It has been three months since my concussion.
A month ago, I thought it might just be another week or two until I was back to normal. This wasn’t the case. Despite multiple doctors’ opinions to the contrary, the recovery has taken another two months, and it seems likely to be another month before I’m able to handle everything I once could. All in all, I was out of work completely for 2 entire weeks, and on half-time for another 11. Work has treated me very well during this time.
I’ve seen two different nurses and two different doctors at HUHS, including my PCP. I have not seen a specialist because everyone I saw uniformly recommended against seeing a specialist. One of them, Dr. Kenneth Gold, was also an incompetent moron and I recommend that anyone with a concussion avoid him. If you have an appointment and it turns out to be with him, walk out of the room and ask for your co-pay back.
I’ve been struggling with depression since week 3. Thankfully I started looking for a therapist right away, and there was an opening earlier than they expected, so I have had mental health support from about week 6. Without that I would have had a much harder time.
The most painful part of this was not the headaches, it was feeling like I wasn’t myself. In the worst days, I couldn’t do anything but sit in the dark. Ten minutes in bad lighting could turn even my best day into a bad day. That meant walking into and then right back out of restaurants, sometimes five restaurants in a row, trying to find a place where my partner and I could eat dinner, all the while slowly becoming more hungry and less able to function. It meant saying “Let’s go for a walk” and then needing to go back inside and sit in the dark instead. It was incredibly frustrating, and I’m sure it was frustrating to others as well.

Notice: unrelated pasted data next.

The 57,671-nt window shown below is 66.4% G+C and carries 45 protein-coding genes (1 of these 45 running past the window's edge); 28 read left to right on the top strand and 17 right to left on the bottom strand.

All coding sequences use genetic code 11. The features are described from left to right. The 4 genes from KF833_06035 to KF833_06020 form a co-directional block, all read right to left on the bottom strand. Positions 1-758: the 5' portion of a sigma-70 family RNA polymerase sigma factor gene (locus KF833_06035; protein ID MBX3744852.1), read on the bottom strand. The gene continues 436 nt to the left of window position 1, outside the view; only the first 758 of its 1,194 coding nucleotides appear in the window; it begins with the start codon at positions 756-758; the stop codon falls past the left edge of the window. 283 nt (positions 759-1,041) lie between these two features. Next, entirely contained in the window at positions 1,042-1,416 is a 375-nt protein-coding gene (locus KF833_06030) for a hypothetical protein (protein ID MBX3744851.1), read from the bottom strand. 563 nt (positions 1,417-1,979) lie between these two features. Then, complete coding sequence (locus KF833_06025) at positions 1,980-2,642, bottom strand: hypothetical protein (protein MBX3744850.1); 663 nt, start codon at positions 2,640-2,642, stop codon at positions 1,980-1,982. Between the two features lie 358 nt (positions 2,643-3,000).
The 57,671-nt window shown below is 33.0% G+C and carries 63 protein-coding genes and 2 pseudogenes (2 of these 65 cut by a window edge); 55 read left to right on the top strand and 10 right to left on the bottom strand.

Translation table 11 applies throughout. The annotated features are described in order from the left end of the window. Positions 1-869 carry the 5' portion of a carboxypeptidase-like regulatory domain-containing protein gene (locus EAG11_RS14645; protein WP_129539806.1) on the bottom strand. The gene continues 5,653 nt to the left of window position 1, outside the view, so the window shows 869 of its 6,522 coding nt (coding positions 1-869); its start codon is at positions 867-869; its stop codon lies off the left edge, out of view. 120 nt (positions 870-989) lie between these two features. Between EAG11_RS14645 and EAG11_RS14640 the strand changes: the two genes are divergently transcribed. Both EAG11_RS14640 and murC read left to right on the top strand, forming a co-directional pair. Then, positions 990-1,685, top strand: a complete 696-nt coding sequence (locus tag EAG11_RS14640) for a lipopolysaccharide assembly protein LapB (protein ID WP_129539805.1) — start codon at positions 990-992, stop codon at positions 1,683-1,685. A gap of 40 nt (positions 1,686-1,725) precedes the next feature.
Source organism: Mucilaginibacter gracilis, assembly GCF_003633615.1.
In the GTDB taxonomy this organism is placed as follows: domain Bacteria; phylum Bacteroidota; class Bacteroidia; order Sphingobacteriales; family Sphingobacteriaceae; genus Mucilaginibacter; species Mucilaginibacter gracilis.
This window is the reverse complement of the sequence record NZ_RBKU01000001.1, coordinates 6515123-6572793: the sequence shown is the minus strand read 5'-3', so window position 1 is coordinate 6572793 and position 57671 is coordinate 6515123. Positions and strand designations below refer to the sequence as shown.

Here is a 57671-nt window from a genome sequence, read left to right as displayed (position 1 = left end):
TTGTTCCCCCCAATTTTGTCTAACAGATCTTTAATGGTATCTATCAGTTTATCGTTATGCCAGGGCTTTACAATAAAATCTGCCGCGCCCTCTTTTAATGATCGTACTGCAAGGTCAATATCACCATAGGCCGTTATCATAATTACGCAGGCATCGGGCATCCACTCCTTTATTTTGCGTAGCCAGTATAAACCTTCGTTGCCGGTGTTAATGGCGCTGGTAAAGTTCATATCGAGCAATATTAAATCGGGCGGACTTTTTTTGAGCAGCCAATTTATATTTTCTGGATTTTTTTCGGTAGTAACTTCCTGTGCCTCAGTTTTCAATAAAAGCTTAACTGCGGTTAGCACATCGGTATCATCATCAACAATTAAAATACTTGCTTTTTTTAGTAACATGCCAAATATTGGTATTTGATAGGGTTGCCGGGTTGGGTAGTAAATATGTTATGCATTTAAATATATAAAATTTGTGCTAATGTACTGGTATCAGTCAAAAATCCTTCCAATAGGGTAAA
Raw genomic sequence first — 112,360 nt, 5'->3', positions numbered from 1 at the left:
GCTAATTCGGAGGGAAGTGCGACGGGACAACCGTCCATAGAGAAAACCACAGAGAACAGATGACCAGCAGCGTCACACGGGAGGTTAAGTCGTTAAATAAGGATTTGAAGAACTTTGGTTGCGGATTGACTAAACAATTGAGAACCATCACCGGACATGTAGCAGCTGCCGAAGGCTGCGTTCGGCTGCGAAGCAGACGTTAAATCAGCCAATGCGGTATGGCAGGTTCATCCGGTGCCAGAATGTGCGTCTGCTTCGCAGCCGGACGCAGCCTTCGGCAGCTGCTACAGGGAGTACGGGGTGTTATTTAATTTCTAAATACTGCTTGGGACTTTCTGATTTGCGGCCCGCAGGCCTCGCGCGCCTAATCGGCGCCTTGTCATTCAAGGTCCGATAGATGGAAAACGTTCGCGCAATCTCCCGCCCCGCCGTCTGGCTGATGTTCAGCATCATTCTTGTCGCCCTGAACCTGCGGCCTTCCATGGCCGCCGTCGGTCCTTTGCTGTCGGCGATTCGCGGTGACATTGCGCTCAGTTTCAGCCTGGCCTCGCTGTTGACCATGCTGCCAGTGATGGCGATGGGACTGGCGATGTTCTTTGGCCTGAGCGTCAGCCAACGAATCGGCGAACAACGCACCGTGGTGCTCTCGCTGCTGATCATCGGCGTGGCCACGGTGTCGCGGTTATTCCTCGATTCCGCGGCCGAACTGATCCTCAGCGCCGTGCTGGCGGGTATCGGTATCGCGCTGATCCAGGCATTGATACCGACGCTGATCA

(You know how Edison bulbs have become popular again in the past 2-3 years? Those aren’t actually Edison bulbs. They’re shaped LEDs rather than incandescents, so they use a lot less power and every cafe loves them. Remembering this helped me avoid a lot of bad lighting.)
While the past two weeks have been mostly good, I’m still gun-shy, waiting for a bad day to come by again. A day when I’m unable to handle any sort of light, or when I’m light-headed for hours, unable to find a comfortable place even in my own house.
I remember the day I was able to read again. I never wanted to stop. I ended up overextending myself more than once because I couldn’t bring myself to walk away from the text. There were days when I used the computer until it started to hurt, then stopped… then read until that started to hurt, then wrote a little and that didn’t work, then listened to a podcast and that started to hurt too, and then I lay down in bed and that wasn’t enough either, so I just lay there with a cloth over my eyes. My yearning to be me again was painful and damaging, and that in and of itself was also hard to deal with.
My symptoms continue to change every 5-6 days. You might remember me saying that I had become hyper-sensitive to chemical effect on my brain (like salt, sugar, caffeine, etc.), and learned to distinguish the different headaches that came from a deficit of each one. That ability disappeared in another two weeks. The sensitivity was still there – I still got headaches – I just couldn’t tell why any more.
Thankfully this has currently been replaced by an over-sensitivity to sugar in particular. It’s easier to handle. My hope is that this will change too, but until it does, I have to take my coffee without sugar and save ice cream for rare occasions in small amounts. Being hungry also puts me immediately at risk. I need to eat small meals or snacks every three hours. Executive functioning is the first thing to go when my brain crashes. Strangely, cane sugar and fruit sugar seem to act differently, with cane sugar hitting me much worse.
I have no explanation for my symptoms, and no ability to predict what changes are coming. I can only watch and try to adapt.
My sensitivity to screens has diminished substantially (I was able to write this all in one sitting). Overhead LED light can still be a problem. Fluorescents can be ok, but if they’re flickering, it’s a nightmare. (I’m looking at you, Defenders.) All of this is dependent on my blood sugar level. Light that I can handle on a full stomach becomes intolerable if I haven’t eaten.
This might all sound like it’s pretty bad, but I’ve genuinely seen a huge improvement. Right now I’m able to handle 4 hours of work almost every day, and to do other things afterward. I still can’t drive, but I can read normal books and play some video games. Comic books are still difficult, but I can read them too some days. (Current theory: they require a lot of mental interpolation for scene changes.)
I have a doctor’s appointment at the end of this week that will hopefully let me go back up to 8 hours of work on the days when I can handle it. We’ll see how it goes.